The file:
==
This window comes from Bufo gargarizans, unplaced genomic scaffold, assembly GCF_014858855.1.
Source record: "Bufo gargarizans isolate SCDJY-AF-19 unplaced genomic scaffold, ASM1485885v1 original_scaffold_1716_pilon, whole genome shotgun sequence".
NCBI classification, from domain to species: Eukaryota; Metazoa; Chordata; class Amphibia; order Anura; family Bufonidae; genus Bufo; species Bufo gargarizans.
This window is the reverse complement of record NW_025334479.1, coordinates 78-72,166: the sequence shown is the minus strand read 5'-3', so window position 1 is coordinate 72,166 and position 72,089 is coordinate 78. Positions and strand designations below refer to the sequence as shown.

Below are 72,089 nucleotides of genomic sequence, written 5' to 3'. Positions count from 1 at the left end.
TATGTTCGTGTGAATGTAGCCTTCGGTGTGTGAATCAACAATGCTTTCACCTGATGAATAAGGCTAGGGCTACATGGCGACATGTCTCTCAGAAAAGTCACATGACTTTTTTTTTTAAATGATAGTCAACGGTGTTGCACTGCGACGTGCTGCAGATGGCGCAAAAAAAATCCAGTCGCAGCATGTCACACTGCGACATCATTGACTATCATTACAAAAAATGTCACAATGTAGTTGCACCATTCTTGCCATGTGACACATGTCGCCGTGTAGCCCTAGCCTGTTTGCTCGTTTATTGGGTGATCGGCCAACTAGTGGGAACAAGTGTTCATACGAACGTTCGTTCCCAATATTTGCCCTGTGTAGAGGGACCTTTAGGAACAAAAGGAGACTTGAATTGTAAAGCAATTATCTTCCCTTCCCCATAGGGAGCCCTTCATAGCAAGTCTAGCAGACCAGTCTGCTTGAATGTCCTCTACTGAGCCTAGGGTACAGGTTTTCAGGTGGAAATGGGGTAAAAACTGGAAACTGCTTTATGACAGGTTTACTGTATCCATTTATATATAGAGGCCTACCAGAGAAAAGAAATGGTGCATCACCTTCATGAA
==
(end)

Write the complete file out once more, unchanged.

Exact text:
This window comes from Bufo gargarizans, unplaced genomic scaffold, assembly GCF_014858855.1.
Source record: "Bufo gargarizans isolate SCDJY-AF-19 unplaced genomic scaffold, ASM1485885v1 original_scaffold_1716_pilon, whole genome shotgun sequence".
NCBI classification, from domain to species: Eukaryota; Metazoa; Chordata; class Amphibia; order Anura; family Bufonidae; genus Bufo; species Bufo gargarizans.
This window is the reverse complement of record NW_025334479.1, coordinates 78-72,166: the sequence shown is the minus strand read 5'-3', so window position 1 is coordinate 72,166 and position 72,089 is coordinate 78. Positions and strand designations below refer to the sequence as shown.

Below are 72,089 nucleotides of genomic sequence, written 5' to 3'. Positions count from 1 at the left end.
TATGTTCGTGTGAATGTAGCCTTCGGTGTGTGAATCAACAATGCTTTCACCTGATGAATAAGGCTAGGGCTACATGGCGACATGTCTCTCAGAAAAGTCACATGACTTTTTTTTTTAAATGATAGTCAACGGTGTTGCACTGCGACGTGCTGCAGATGGCGCAAAAAAAATCCAGTCGCAGCATGTCACACTGCGACATCATTGACTATCATTACAAAAAATGTCACAATGTAGTTGCACCATTCTTGCCATGTGACACATGTCGCCGTGTAGCCCTAGCCTGTTTGCTCGTTTATTGGGTGATCGGCCAACTAGTGGGAACAAGTGTTCATACGAACGTTCGTTCCCAATATTTGCCCTGTGTAGAGGGACCTTTAGGAACAAAAGGAGACTTGAATTGTAAAGCAATTATCTTCCCTTCCCCATAGGGAGCCCTTCATAGCAAGTCTAGCAGACCAGTCTGCTTGAATGTCCTCTACTGAGCCTAGGGTACAGGTTTTCAGGTGGAAATGGGGTAAAAACTGGAAACTGCTTTATGACAGGTTTACTGTATCCATTTATATATAGAGGCCTACCAGAGAAAAGAAATGGTGCATCACCTTCATGAA